At this point, my client began to laugh. “He isn’t old at all! He looks like he might be around 40 years old.” His perspective as a 56-year-old man was very different from the way his 7-year old self perceived things. And happily, he discovered that the 40-year old man was actually a kind person who had never hurt him in any way.
The memory of the “scary” house and the “scary old man” had lurked in the back of his mind for nearly 50 years, until he decided to take the bull by the horns and face the fear by examining the memory under hypnosis.
When guided by a well-trained and skillful hypnotherapist, hypnosis can be a safe way to explore the subconscious.
But as a Remote Viewer (particularly a Controlled Remote Viewer) you find that while practicing, you are exploring your subconscious alone in your room, day after day.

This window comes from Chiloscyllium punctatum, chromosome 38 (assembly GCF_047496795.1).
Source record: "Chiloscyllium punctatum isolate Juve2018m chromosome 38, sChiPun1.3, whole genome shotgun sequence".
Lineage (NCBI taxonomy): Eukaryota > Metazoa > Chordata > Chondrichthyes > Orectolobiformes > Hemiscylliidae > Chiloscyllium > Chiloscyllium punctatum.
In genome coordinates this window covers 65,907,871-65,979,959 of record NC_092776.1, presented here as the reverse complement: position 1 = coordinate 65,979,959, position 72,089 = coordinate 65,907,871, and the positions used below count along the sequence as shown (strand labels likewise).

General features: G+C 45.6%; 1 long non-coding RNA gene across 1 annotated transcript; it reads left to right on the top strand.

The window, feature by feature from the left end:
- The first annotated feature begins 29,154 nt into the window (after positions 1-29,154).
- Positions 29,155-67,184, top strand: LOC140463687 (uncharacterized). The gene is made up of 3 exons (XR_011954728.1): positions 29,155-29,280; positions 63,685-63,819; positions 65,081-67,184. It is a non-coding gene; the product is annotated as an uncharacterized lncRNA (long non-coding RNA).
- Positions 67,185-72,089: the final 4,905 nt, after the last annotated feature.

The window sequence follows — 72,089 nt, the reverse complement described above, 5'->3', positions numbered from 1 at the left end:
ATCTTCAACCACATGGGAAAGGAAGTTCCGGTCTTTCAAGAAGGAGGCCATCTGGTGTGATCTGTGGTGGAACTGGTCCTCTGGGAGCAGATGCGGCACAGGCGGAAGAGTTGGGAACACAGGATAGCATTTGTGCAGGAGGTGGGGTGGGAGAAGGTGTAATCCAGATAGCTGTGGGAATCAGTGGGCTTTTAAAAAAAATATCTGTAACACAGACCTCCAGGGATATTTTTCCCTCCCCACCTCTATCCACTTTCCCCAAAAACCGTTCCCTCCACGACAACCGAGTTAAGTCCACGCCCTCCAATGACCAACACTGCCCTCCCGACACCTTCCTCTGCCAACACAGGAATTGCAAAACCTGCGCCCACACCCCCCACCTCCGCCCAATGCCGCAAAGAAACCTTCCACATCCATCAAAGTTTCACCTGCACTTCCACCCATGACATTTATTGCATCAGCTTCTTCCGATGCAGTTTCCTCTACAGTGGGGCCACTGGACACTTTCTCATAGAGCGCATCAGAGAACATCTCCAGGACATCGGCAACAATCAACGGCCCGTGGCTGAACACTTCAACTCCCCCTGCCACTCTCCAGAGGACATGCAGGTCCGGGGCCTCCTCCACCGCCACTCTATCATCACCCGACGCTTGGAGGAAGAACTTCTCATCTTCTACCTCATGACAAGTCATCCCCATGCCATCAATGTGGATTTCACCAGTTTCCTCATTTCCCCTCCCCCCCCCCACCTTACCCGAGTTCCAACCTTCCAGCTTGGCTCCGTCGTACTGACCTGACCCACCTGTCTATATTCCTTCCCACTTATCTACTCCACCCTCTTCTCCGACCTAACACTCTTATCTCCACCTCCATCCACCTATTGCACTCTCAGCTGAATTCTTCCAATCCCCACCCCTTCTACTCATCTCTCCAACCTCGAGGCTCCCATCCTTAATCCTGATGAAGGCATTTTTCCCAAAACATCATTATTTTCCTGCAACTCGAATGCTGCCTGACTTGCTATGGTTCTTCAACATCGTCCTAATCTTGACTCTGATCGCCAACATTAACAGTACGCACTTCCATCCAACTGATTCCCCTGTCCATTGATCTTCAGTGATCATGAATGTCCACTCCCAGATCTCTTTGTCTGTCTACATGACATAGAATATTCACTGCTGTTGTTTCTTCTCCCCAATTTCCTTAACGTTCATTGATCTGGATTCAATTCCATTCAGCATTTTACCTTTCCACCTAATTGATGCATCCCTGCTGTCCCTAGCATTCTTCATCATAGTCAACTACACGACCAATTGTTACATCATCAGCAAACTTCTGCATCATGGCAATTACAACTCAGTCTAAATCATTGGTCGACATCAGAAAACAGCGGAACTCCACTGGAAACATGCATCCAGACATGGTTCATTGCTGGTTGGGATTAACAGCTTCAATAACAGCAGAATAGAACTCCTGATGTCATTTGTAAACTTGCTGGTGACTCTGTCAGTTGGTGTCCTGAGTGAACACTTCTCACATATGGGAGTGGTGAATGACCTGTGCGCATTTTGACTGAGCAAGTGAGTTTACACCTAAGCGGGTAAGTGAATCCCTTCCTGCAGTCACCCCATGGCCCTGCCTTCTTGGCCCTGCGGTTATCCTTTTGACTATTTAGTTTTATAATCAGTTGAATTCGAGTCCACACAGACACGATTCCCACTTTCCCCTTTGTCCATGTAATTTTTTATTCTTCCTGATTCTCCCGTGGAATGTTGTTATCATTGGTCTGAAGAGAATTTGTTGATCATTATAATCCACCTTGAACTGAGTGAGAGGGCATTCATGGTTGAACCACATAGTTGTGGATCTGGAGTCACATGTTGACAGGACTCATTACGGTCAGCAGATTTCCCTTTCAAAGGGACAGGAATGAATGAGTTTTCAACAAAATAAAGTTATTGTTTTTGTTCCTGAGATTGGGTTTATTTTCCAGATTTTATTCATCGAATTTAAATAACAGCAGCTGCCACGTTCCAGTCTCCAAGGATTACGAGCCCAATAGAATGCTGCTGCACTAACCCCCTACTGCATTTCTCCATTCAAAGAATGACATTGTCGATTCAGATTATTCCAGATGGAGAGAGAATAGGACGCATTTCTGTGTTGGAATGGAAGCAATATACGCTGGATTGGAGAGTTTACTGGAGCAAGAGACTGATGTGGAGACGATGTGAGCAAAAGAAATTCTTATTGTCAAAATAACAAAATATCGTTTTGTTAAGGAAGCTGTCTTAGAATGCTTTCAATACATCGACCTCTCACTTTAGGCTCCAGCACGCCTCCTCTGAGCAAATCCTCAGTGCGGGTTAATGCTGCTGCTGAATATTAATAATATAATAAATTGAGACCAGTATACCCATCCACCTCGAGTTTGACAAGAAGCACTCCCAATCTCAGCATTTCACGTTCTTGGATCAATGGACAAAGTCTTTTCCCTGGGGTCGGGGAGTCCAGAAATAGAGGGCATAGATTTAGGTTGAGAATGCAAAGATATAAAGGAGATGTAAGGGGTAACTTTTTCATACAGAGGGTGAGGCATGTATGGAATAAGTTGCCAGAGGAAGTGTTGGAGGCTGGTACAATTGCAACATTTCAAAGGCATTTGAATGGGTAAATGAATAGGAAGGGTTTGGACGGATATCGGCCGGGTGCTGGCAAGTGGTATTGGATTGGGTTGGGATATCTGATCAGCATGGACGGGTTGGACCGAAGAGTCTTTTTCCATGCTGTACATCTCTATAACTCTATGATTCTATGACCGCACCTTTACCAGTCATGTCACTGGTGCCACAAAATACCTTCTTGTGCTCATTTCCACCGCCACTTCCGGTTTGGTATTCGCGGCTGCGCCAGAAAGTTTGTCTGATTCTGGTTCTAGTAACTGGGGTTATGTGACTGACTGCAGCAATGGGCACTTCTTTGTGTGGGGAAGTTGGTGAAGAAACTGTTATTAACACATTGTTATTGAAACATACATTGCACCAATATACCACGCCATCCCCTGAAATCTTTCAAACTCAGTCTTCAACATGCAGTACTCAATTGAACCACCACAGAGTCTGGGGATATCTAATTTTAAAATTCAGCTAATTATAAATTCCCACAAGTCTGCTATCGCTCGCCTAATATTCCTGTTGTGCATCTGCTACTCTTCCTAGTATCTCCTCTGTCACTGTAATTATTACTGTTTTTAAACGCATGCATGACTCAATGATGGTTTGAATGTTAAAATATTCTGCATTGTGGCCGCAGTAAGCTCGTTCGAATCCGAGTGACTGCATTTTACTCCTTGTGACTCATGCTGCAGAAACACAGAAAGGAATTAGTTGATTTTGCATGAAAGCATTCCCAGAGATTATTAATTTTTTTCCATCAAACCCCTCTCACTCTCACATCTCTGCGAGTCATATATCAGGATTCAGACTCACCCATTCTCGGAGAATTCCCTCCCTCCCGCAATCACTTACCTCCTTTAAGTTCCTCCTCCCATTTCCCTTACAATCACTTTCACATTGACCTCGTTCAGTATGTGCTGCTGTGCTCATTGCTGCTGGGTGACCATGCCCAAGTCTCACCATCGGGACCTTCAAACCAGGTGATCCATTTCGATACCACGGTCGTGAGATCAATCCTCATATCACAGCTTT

During practice sessions, there is no life at stake, no crucial deadline to meet. The session is simply practice, which gives the subconscious an opportunity to express itself. Sometimes, a viewer wonders what happened in session, and why some of the perceptions were so strange or so off-target.
Upon examination in post-session analysis, the connection between seemingly random perceptions and events from the viewer’s past, for example, can become apparent. In other words, “random” perceptions are often personal messages from the subconscious to the viewer’s conscious mind.
Be Your Own Best Friend
After 21 years immersed in the wonder that is remote viewing, if there were anything I could pass on to new viewers, it would be this: You don’t have to suffer forever, berating yourself and feeling that you are not good enough. To reach a friendship between conscious and subconscious much more quickly, realize this: No session is ever “bad.”
As you practice, remember that each and every session is a gift, full of meaning from the subconscious mind. Yes, there is often a tug of war -- or better yet, a struggle for dominance – as the conscious and subconscious get to know each other. But the struggle is not an epic battle. It is merely two siblings fighting over a pillow. Deep down, the siblings love each other. They know they need each other. And as they mature, the squabbles die down and the love that was always there emerges.